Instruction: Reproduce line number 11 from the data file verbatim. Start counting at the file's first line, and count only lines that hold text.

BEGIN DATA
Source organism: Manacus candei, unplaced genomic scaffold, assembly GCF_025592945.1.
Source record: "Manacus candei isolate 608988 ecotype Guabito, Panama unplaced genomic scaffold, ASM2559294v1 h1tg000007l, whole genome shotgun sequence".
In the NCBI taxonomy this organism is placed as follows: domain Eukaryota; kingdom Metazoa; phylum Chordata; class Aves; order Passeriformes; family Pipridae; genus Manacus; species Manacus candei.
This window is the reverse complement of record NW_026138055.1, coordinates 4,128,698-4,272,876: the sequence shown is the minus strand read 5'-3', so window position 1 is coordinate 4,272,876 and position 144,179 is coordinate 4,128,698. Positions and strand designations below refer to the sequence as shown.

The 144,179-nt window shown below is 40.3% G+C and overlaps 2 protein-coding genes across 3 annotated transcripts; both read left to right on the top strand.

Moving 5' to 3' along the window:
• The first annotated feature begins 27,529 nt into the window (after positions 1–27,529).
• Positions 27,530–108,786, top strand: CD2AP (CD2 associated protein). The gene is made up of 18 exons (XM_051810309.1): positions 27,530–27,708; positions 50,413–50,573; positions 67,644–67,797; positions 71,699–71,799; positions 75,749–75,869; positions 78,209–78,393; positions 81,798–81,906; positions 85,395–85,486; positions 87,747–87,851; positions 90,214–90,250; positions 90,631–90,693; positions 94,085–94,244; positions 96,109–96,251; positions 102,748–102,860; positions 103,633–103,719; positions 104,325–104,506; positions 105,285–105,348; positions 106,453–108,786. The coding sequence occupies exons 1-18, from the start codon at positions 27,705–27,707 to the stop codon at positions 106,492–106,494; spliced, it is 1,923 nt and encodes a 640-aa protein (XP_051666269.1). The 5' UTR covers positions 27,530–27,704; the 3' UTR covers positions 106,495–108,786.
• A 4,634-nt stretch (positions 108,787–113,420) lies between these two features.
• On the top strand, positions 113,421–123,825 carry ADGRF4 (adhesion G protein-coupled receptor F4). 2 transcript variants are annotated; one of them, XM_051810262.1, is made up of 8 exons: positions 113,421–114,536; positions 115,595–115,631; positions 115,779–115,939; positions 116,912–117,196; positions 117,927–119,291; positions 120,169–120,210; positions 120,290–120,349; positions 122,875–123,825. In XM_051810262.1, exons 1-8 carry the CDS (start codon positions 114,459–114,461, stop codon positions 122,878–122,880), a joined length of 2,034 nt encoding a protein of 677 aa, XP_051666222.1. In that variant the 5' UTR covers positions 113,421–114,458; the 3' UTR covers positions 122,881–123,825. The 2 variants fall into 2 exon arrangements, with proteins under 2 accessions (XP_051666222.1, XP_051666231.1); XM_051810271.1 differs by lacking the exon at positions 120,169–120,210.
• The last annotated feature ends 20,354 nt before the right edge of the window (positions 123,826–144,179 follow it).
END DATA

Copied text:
• The last annotated feature ends 20,354 nt before the right edge of the window (positions 123,826–144,179 follow it).